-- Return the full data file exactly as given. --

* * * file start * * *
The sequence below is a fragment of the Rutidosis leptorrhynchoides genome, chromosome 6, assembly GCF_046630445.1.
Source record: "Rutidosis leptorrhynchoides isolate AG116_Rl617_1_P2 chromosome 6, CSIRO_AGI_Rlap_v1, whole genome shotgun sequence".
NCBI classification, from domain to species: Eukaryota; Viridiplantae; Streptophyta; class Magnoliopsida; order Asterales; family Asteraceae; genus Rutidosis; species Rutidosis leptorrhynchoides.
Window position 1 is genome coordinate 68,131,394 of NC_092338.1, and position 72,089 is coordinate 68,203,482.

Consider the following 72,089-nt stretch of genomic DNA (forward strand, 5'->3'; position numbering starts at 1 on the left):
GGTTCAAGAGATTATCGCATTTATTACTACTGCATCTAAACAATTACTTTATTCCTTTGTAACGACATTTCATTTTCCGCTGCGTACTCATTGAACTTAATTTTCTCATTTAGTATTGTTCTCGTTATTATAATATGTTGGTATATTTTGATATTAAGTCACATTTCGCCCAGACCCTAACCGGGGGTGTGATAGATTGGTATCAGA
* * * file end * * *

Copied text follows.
The sequence below is a fragment of the Rutidosis leptorrhynchoides genome, chromosome 6, assembly GCF_046630445.1.
Source record: "Rutidosis leptorrhynchoides isolate AG116_Rl617_1_P2 chromosome 6, CSIRO_AGI_Rlap_v1, whole genome shotgun sequence".
NCBI classification, from domain to species: Eukaryota; Viridiplantae; Streptophyta; class Magnoliopsida; order Asterales; family Asteraceae; genus Rutidosis; species Rutidosis leptorrhynchoides.
Window position 1 is genome coordinate 68,131,394 of NC_092338.1, and position 72,089 is coordinate 68,203,482.

Consider the following 72,089-nt stretch of genomic DNA (forward strand, 5'->3'; position numbering starts at 1 on the left):
GGTTCAAGAGATTATCGCATTTATTACTACTGCATCTAAACAATTACTTTATTCCTTTGTAACGACATTTCATTTTCCGCTGCGTACTCATTGAACTTAATTTTCTCATTTAGTATTGTTCTCGTTATTATAATATGTTGGTATATTTTGATATTAAGTCACATTTCGCCCAGACCCTAACCGGGGGTGTGATAGATTGGTATCAGA